Business guide to Coronavirus

How to protect vulnerable workers 

The COVID-19 pandemic has put a new focus on vulnerability. Just as employers in some industries – such as tourism – have been more vulnerable than others, workers too have found themselves on a playing field that’s far from level, and employers need to be aware of this during the ‘back to work’ phase.

Recognising vulnerability to coronavirus

Recognising vulnerable workers and the higher levels of risk they face is the first step to addressing the issues and making the workplace equally safe for all.

Some workers are more vulnerable to illness because of their jobs – for example, with the spread of coronavirus a sharp divide appeared between workers who were able to continue their work from home, and those with no such luck, like bus drivers, whose work meant they had to be in contact or close proximity with many members of the public. Frontline health workers, likewise, have watched anxiously as thousands of their counterparts around the world contracted the virus.

Individuals can also be at higher levels of risk because of their age – those 70 and older, as well as people 65 and over who have one or more chronic medical conditions. People with compromised immune systems and Aboriginal and Torres Strait Islander people 50 years and older with one or more chronic medical conditions may also be more vulnerable.

Vulnerability to work injury and discrimination

The COVID-19 pandemic has unfortunately also triggered some of the uglier human impulses, with racist attitudes and misconceived blame for the disease taken out on people of Asian heritage in some areas. Managers should be vigilant in ensuring no-one at their workplace is subjected to discrimination or harassment.

Again and again, courts have pointed to the greater vulnerability to work injury of inexperienced workers such as young people and apprentices, as well as those with communication difficulties. Employers must also provide adequate information, training and the level of supervision necessary to ensure workers have understood instructions and comply with proper safe work practices.

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Protecting vulnerable workers from illness

An employer’s duty of care obliges them to protect workers, clients and others at the workplace from infection with COVID-19. The recommended practices, including physical distancing, cleaning and hand hygiene, must be observed at all workplaces, and particular consideration should be given to people who may be vulnerable in other ways as well. Follow the advice of the Australian Health Protection Principal Committee. 

Risk assessments may be required. For advice on this, see Safe Work Australia’s website. Remember that risks must be managed as far as is reasonably practicable (rather than simply requiring someone to take leave), and that individuals’ confidentiality must be preserved.

Protecting vulnerable workers from injury, discrimination and mental harm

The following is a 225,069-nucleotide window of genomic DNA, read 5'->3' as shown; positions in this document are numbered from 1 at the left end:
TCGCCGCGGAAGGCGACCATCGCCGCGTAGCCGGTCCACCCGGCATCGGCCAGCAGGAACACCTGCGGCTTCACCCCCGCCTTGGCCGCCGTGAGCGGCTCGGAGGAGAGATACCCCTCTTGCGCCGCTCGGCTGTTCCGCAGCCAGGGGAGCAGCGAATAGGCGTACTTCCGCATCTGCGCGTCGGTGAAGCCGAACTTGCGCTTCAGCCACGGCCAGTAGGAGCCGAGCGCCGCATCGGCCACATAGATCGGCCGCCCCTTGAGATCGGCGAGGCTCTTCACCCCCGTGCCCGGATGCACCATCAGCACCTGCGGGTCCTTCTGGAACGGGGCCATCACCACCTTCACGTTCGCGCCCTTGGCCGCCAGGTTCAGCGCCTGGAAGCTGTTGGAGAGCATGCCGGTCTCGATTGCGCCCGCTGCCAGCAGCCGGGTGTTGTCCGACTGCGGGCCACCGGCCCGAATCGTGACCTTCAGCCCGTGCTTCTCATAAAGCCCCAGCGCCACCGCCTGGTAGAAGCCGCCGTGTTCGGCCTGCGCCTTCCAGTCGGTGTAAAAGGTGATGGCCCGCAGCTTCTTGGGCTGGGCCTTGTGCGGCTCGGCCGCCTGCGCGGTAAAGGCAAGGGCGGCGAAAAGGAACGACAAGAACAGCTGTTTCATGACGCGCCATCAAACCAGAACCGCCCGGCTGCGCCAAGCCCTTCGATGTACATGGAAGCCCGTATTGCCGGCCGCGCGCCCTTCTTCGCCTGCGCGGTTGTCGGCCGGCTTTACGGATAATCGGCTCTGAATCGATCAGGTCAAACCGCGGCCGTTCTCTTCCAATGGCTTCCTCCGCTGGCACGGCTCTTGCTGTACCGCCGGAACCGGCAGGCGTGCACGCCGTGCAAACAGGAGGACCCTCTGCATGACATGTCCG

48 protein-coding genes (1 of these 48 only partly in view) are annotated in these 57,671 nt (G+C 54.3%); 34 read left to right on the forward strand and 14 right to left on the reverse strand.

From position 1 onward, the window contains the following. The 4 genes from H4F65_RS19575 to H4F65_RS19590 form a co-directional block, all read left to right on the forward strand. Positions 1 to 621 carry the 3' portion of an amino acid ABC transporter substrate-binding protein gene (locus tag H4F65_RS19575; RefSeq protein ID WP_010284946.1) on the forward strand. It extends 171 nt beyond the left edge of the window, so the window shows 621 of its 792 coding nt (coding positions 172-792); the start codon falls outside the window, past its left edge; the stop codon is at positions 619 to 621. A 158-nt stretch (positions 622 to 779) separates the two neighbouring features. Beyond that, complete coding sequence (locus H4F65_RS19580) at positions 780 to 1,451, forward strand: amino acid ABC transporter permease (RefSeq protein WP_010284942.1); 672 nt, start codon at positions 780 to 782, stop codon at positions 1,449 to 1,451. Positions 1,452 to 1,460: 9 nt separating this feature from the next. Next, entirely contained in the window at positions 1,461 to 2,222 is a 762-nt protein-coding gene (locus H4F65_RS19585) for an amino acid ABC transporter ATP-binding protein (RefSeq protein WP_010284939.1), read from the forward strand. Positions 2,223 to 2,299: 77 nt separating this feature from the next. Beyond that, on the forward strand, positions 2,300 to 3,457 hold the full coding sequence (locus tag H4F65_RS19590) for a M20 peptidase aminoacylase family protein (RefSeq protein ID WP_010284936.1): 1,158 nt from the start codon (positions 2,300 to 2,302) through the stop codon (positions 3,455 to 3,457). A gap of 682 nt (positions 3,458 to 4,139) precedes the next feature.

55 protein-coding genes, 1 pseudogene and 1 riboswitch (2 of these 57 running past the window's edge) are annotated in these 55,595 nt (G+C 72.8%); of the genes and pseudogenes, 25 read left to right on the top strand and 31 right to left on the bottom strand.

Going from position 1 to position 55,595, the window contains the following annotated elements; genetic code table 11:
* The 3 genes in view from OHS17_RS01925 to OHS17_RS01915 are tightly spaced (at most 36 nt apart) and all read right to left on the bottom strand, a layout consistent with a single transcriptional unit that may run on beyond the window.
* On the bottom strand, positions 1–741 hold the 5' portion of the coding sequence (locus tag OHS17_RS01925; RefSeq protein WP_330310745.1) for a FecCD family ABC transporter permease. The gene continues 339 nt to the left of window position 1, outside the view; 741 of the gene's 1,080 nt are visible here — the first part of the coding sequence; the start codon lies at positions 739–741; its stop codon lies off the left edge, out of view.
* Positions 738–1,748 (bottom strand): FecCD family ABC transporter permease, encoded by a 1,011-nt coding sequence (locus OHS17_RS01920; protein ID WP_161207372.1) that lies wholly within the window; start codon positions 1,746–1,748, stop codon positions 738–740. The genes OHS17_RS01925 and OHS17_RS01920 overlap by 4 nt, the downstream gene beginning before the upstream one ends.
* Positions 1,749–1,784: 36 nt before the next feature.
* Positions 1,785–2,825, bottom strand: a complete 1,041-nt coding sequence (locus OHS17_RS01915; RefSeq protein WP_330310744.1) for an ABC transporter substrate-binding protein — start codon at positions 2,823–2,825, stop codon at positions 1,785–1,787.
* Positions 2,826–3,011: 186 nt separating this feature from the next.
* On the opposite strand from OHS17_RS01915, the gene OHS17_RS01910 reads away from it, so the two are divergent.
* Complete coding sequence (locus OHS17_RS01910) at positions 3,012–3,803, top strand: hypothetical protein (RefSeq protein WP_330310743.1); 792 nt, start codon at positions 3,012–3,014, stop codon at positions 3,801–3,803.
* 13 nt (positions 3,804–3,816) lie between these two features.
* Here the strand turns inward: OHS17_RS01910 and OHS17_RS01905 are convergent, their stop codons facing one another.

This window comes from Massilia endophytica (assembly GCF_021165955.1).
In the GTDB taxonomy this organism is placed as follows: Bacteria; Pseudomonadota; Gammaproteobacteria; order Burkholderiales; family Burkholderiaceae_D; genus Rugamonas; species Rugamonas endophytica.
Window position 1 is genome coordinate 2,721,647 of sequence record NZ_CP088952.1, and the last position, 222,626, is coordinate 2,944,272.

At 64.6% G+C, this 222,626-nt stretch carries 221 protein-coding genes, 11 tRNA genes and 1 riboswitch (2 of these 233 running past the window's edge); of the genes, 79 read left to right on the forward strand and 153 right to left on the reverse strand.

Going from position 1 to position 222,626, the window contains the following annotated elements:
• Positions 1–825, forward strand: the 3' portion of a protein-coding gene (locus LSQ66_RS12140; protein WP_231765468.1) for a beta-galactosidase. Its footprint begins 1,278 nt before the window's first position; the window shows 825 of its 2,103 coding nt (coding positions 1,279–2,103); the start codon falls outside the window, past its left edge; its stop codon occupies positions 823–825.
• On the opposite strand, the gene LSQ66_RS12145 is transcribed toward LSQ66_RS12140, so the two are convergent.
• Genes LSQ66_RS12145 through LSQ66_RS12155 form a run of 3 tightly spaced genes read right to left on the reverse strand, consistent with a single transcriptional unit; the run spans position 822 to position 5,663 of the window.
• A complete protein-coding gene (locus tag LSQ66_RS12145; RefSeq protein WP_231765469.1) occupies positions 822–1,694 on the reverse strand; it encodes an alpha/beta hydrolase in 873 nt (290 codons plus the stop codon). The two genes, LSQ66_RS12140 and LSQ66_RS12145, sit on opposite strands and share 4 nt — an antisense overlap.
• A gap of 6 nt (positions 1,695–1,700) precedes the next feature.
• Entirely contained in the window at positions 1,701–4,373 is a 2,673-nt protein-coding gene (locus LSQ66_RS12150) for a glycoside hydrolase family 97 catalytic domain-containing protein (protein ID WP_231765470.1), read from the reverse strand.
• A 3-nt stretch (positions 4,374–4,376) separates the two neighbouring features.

Limitations to literacy and aural comprehension can mean written or spoken instructions are not properly understood, and lack of awareness of the risks and safe working practices can compromise people’s safety. Employers may need to check if some of their workers are vulnerable due to problems understanding instructions. If this is the case, employers should take additional steps to overcome such issues.

Youth and inexperience in particular jobs can compromise the safety of some workers, whether due to overconfidence, low-risk awareness, physical immaturity, peer pressure, fear of asking questions or youthful bravado. Employers should be alert to these issues and make sure instruction and supervision are adequate to keep such workers safe. 

Cases heard by the courts regularly raise the matter of whether senior management has properly addressed situations where workers are being bullied or harassed – in particular, by their supervisors or colleagues. These situations can cause acute distress and disabling psychological injuries to some individuals, and ultimately prove enormously expensive for employers.

Vulnerability to adverse mental health effects is a perennial concern, but employers need to recognise that some members of staff may have experienced more taxing consequences of the twin health and economic crises than others, and take this into account. 

Similarly, employees recovering from or still dealing with an illness or injury may need additional care to protect them from work-related adverse effects. For example, if a person is undergoing chemotherapy, he or she may be at higher risk of illness or infection than other workers. This could become an issue, e.g. if employees have been hotdesking at the workplace. If someone is especially vulnerable to infection, they should not be required to use a desk or workstation regularly used by others unless sufficiently frequent deep cleaning is in place.

Gaby Grammeno

Contributor

Gaby has extensive experience as a researcher, writer, editor and project manager on a wide variety of information products, including books, guides, reports and submissions.

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